Comorbidity is one of the scariest-sounding words in medicine, but its meaning is deceptively simple. Comorbidity refers to the simultaneous presence of two or more chronic diseases or conditions. People with autism spectrum disorder (ASD) frequently have other comorbid conditions, one of the most common of which is Attention-deficit/hyperactivity disorder (ADHD). Here’s everything you need to know about the connection between ADHD and autism.
What do ADHD and autism have in common? ADHD and autism are distinct conditions, but they do present similarly. Both ADHD and ASD, for example, can cause problems with focus and impulse control and lead to communication difficulties. People with ADHD and people on the spectrum may both experience trouble in school and in personal relationships and social situations.
It’s not surprising, though, that ADHD and ASD present with such similar symptoms. Both disorders affect the central nervous system, which governs movement, language, memory, and social and focusing skills. Both conditions affect brain development and impact executive functioning, which controls high-level mental tasks like decision-making, organization, time management, and impulse control.
In some cases, the same medications can even be used to treat both conditions. Specifically, ADHD medications are sometimes prescribed to people with ASD to help decrease impulsivity and hyperactivity.
How are ADHD and autism different? While ADHD and autism have several symptoms in common, their underlying causes differ greatly. ADHD is a neurodevelopmental disorder that affects how the brain grows and develops, while ASD refers to a series of related developmental disorders that can impact language skills, behavior, social interactions, and the ability to learn.
ADHD and ASD look incredibly similar, but there are some ways to differentiate between the two. For example, while patients with ADHD and ASD both struggle to pay attention, there are nuances to look out for that will differ between the two. A child with autism will typically struggle to focus on things they don’t like and will often fixate intently on the things that they do like. Kids with ADHD on the other hand, tend to come to dislike and avoid the things they struggle to concentrate on.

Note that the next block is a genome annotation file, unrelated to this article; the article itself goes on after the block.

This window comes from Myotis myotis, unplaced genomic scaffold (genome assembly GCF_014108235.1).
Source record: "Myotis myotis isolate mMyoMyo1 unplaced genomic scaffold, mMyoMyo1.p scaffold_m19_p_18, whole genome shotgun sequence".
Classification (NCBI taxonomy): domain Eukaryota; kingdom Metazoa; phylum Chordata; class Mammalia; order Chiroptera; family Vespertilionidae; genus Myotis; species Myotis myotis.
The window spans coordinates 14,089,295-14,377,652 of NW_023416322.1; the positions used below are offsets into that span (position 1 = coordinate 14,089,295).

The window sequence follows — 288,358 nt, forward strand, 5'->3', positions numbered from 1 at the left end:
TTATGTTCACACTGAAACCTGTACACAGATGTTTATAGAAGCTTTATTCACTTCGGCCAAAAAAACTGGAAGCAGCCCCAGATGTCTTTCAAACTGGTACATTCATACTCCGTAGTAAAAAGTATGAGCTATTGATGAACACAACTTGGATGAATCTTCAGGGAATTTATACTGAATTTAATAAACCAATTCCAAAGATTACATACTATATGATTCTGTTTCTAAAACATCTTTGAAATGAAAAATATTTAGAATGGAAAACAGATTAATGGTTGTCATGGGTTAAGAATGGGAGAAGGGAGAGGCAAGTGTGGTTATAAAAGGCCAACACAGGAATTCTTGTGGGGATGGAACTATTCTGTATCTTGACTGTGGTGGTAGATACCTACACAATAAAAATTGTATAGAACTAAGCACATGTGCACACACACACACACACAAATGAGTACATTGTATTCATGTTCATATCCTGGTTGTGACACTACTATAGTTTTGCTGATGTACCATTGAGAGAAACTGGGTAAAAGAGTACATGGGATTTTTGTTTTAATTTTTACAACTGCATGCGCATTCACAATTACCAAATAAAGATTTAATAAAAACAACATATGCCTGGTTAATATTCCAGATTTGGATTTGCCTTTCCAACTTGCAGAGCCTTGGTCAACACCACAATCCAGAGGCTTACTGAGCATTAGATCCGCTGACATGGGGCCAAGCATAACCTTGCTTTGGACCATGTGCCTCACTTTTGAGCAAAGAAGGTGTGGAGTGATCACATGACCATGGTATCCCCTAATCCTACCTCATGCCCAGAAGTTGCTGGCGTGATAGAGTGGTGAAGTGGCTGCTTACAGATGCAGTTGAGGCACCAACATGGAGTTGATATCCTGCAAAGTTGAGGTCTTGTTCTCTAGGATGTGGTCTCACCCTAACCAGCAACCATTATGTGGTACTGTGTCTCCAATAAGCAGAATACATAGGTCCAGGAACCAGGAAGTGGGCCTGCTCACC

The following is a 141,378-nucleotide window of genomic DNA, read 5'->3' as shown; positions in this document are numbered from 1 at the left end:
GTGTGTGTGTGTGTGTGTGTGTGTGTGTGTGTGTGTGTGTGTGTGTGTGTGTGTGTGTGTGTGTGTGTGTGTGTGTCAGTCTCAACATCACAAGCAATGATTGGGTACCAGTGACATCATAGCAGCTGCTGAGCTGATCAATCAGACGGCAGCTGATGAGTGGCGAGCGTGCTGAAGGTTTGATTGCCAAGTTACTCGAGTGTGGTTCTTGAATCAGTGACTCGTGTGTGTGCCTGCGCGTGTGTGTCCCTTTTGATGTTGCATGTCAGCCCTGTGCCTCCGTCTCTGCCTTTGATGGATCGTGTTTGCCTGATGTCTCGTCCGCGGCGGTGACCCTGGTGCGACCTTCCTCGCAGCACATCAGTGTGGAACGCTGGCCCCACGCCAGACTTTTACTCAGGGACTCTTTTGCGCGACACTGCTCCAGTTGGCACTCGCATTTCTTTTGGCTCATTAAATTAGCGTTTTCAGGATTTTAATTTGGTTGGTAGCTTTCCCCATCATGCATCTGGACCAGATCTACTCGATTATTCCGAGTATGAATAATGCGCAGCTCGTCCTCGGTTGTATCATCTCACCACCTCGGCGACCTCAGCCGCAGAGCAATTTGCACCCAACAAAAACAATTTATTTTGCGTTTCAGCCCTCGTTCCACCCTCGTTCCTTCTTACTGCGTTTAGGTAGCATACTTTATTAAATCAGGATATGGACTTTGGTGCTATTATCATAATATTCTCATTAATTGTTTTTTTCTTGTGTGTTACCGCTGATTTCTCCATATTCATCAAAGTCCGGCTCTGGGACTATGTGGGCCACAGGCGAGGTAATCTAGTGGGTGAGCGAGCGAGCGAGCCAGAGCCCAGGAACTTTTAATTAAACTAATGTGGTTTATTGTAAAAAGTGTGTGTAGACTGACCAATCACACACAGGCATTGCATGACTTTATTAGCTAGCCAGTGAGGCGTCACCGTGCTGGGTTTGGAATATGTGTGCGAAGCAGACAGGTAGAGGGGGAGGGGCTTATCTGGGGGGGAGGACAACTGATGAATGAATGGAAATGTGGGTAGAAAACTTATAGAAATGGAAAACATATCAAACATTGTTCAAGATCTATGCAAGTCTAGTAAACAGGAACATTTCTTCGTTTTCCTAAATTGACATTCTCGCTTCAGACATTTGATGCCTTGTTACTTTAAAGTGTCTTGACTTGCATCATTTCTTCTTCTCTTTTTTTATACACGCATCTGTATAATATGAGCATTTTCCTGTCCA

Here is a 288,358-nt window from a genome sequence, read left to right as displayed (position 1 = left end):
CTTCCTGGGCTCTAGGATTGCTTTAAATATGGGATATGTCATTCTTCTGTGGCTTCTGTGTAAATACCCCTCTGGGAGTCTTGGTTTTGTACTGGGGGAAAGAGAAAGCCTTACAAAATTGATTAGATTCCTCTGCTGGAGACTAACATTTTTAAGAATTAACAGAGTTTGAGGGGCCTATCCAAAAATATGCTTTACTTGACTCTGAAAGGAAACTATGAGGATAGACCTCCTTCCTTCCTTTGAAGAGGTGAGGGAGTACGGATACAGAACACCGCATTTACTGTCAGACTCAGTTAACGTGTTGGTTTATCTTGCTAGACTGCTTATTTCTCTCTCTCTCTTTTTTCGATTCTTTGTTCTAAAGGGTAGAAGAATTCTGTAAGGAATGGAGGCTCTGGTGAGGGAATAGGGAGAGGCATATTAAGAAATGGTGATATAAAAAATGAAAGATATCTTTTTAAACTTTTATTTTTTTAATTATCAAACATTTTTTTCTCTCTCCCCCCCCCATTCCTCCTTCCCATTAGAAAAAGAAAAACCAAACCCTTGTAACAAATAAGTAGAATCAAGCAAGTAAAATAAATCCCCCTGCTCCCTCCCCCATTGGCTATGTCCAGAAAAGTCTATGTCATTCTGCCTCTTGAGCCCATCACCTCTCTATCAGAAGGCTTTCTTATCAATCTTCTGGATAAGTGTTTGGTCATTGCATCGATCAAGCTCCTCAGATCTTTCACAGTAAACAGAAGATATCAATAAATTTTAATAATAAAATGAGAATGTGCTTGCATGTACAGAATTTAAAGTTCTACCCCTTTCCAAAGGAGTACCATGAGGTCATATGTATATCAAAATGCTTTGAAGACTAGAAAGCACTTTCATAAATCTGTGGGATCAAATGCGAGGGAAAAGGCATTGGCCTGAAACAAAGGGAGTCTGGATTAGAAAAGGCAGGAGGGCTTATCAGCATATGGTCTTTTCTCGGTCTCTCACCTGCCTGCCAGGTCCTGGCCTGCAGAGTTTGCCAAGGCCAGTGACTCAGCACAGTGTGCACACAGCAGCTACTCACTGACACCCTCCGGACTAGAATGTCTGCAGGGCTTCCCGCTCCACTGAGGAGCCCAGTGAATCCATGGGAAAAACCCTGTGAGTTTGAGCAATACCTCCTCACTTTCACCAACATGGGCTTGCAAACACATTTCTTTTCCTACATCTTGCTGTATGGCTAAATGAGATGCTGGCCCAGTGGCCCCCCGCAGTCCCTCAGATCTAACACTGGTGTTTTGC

While children with ADHD and autism are both likely to struggle with communication, the cause of those struggles differs in significant ways. Kids on the spectrum tend to lack social awareness and have a hard time expressing feelings and making eye contact. Children with ADHD, however, are more likely to talk incessantly, interrupt others, and attempt to monopolize conversations, possibly alienating others in the process.
Treatment for ADHD and autism also differ. ADHD treatment usually includes medication, while ASD treatment typically focuses on behavior therapy and skills training.
Are ADHD and autism connected? Although ADHD and autism aren’t directly connected, the conditions are frequently known to go hand-in-hand. In fact, the Centers for Disease Control and Prevention (CDC), reports that 14 percent of children with ADHD are also on the spectrum. By some estimates, 30 to 80 percent of children with autism also meet the criteria for ADHD and 20 to 50 percent of children diagnosed with ADHD also meet the criteria for autism.
When the conditions overlap, symptoms of both can become more intense. A 2013 study found that children with both ADHD and ASD experienced more difficulties with learning and social interactions than children with only one of the conditions.
Both ADHD and autism are more common in boys than in girls and both can present in adults as well as children (although having both is more common in children than in adults). Several studies have found that ADHD and ASD often overlap, but scientists still don’t understand why the comorbidity between the two is so common and more research remains to be done into the connection between ADHD and autism.